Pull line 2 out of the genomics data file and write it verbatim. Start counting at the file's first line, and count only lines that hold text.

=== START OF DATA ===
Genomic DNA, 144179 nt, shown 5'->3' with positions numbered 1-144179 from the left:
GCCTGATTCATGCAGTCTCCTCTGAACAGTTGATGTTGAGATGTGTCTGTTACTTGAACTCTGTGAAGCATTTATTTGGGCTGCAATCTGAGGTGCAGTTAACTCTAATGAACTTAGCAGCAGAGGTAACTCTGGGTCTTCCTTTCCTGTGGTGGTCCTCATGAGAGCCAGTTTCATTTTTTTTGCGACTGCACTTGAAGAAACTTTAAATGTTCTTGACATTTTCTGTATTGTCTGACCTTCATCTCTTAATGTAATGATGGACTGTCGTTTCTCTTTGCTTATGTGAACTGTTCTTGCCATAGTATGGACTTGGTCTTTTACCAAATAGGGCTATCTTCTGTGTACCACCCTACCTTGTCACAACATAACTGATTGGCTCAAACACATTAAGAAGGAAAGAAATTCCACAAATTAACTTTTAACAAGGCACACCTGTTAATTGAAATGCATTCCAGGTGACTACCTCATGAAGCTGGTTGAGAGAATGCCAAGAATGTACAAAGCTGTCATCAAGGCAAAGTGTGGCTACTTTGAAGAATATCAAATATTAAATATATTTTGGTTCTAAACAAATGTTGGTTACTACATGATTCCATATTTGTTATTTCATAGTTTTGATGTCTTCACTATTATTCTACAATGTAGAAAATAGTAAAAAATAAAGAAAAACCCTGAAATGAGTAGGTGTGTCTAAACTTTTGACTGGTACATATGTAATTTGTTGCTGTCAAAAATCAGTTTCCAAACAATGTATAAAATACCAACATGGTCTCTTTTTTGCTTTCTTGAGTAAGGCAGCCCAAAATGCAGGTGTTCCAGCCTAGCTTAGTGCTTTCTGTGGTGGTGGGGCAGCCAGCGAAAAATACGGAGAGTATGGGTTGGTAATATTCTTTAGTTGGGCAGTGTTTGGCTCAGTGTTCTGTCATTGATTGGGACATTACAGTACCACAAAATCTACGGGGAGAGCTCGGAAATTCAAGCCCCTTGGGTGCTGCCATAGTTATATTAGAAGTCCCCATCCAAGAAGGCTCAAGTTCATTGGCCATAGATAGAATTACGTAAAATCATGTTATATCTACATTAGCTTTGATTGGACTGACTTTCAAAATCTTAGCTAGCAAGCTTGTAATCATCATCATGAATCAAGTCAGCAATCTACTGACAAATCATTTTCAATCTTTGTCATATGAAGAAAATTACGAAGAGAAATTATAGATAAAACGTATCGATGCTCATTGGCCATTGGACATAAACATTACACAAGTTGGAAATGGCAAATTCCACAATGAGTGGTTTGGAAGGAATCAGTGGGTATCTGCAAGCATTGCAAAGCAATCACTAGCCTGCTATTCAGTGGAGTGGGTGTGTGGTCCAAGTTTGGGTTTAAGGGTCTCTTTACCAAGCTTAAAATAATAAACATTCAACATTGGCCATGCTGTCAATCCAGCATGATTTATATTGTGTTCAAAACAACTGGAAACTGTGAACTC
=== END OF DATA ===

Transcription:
GCCTGATTCATGCAGTCTCCTCTGAACAGTTGATGTTGAGATGTGTCTGTTACTTGAACTCTGTGAAGCATTTATTTGGGCTGCAATCTGAGGTGCAGTTAACTCTAATGAACTTAGCAGCAGAGGTAACTCTGGGTCTTCCTTTCCTGTGGTGGTCCTCATGAGAGCCAGTTTCATTTTTTTTGCGACTGCACTTGAAGAAACTTTAAATGTTCTTGACATTTTCTGTATTGTCTGACCTTCATCTCTTAATGTAATGATGGACTGTCGTTTCTCTTTGCTTATGTGAACTGTTCTTGCCATAGTATGGACTTGGTCTTTTACCAAATAGGGCTATCTTCTGTGTACCACCCTACCTTGTCACAACATAACTGATTGGCTCAAACACATTAAGAAGGAAAGAAATTCCACAAATTAACTTTTAACAAGGCACACCTGTTAATTGAAATGCATTCCAGGTGACTACCTCATGAAGCTGGTTGAGAGAATGCCAAGAATGTACAAAGCTGTCATCAAGGCAAAGTGTGGCTACTTTGAAGAATATCAAATATTAAATATATTTTGGTTCTAAACAAATGTTGGTTACTACATGATTCCATATTTGTTATTTCATAGTTTTGATGTCTTCACTATTATTCTACAATGTAGAAAATAGTAAAAAATAAAGAAAAACCCTGAAATGAGTAGGTGTGTCTAAACTTTTGACTGGTACATATGTAATTTGTTGCTGTCAAAAATCAGTTTCCAAACAATGTATAAAATACCAACATGGTCTCTTTTTTGCTTTCTTGAGTAAGGCAGCCCAAAATGCAGGTGTTCCAGCCTAGCTTAGTGCTTTCTGTGGTGGTGGGGCAGCCAGCGAAAAATACGGAGAGTATGGGTTGGTAATATTCTTTAGTTGGGCAGTGTTTGGCTCAGTGTTCTGTCATTGATTGGGACATTACAGTACCACAAAATCTACGGGGAGAGCTCGGAAATTCAAGCCCCTTGGGTGCTGCCATAGTTATATTAGAAGTCCCCATCCAAGAAGGCTCAAGTTCATTGGCCATAGATAGAATTACGTAAAATCATGTTATATCTACATTAGCTTTGATTGGACTGACTTTCAAAATCTTAGCTAGCAAGCTTGTAATCATCATCATGAATCAAGTCAGCAATCTACTGACAAATCATTTTCAATCTTTGTCATATGAAGAAAATTACGAAGAGAAATTATAGATAAAACGTATCGATGCTCATTGGCCATTGGACATAAACATTACACAAGTTGGAAATGGCAAATTCCACAATGAGTGGTTTGGAAGGAATCAGTGGGTATCTGCAAGCATTGCAAAGCAATCACTAGCCTGCTATTCAGTGGAGTGGGTGTGTGGTCCAAGTTTGGGTTTAAGGGTCTCTTTACCAAGCTTAAAATAATAAACATTCAACATTGGCCATGCTGTCAATCCAGCATGATTTATATTGTGTTCAAAACAACTGGAAACTGTGAACTC